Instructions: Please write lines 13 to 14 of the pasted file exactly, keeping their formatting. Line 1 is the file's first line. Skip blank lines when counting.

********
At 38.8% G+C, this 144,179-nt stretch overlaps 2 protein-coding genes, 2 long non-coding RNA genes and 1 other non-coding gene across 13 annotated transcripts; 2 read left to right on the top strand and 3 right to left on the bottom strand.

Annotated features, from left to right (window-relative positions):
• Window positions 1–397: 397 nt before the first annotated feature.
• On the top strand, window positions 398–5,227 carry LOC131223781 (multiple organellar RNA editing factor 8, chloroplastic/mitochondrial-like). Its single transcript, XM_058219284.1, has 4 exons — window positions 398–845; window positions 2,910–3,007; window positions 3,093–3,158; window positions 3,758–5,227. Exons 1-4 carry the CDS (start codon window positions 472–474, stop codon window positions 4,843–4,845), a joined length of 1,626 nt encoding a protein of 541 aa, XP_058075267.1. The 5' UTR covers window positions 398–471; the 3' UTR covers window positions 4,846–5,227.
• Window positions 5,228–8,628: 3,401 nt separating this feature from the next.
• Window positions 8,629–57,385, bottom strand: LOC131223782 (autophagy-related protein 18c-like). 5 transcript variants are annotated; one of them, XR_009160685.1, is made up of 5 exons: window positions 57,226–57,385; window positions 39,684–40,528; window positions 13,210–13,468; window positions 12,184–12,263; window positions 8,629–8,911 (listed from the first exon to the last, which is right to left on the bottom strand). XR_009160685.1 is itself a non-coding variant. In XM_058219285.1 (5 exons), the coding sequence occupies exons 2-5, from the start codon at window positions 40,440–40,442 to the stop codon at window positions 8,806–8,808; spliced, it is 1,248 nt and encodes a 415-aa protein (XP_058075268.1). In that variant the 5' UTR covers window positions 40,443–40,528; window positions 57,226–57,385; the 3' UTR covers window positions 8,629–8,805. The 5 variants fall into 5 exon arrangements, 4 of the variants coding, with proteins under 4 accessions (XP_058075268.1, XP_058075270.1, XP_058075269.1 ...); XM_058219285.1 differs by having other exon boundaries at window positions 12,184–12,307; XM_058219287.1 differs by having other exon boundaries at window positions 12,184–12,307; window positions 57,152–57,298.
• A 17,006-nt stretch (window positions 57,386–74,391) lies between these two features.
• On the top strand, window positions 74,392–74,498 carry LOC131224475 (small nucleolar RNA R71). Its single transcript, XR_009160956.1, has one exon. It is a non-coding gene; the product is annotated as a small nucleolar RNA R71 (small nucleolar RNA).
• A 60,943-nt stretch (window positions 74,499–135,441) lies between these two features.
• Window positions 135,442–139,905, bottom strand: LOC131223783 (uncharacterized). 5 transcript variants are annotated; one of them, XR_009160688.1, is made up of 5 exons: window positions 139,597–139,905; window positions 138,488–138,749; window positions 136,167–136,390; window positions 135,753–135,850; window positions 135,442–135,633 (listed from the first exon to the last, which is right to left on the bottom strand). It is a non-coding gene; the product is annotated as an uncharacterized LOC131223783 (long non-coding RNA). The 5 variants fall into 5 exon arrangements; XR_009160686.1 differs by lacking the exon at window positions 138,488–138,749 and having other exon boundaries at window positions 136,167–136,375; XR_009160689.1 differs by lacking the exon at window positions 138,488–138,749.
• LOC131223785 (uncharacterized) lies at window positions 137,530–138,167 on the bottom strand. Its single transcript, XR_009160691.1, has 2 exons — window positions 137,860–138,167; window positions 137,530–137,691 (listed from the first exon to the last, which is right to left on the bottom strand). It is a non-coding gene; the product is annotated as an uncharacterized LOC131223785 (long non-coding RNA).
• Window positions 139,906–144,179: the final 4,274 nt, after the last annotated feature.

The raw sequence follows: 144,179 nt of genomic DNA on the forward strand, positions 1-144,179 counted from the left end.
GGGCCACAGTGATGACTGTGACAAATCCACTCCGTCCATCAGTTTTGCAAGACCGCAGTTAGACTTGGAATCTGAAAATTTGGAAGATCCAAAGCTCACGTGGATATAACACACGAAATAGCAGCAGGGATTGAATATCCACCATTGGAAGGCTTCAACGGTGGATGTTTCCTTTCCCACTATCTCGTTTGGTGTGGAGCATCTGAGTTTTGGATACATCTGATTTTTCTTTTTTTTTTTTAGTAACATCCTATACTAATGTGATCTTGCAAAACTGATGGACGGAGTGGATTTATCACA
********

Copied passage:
The raw sequence follows: 144,179 nt of genomic DNA on the forward strand, positions 1-144,179 counted from the left end.
GGGCCACAGTGATGACTGTGACAAATCCACTCCGTCCATCAGTTTTGCAAGACCGCAGTTAGACTTGGAATCTGAAAATTTGGAAGATCCAAAGCTCACGTGGATATAACACACGAAATAGCAGCAGGGATTGAATATCCACCATTGGAAGGCTTCAACGGTGGATGTTTCCTTTCCCACTATCTCGTTTGGTGTGGAGCATCTGAGTTTTGGATACATCTGATTTTTCTTTTTTTTTTTTAGTAACATCCTATACTAATGTGATCTTGCAAAACTGATGGACGGAGTGGATTTATCACA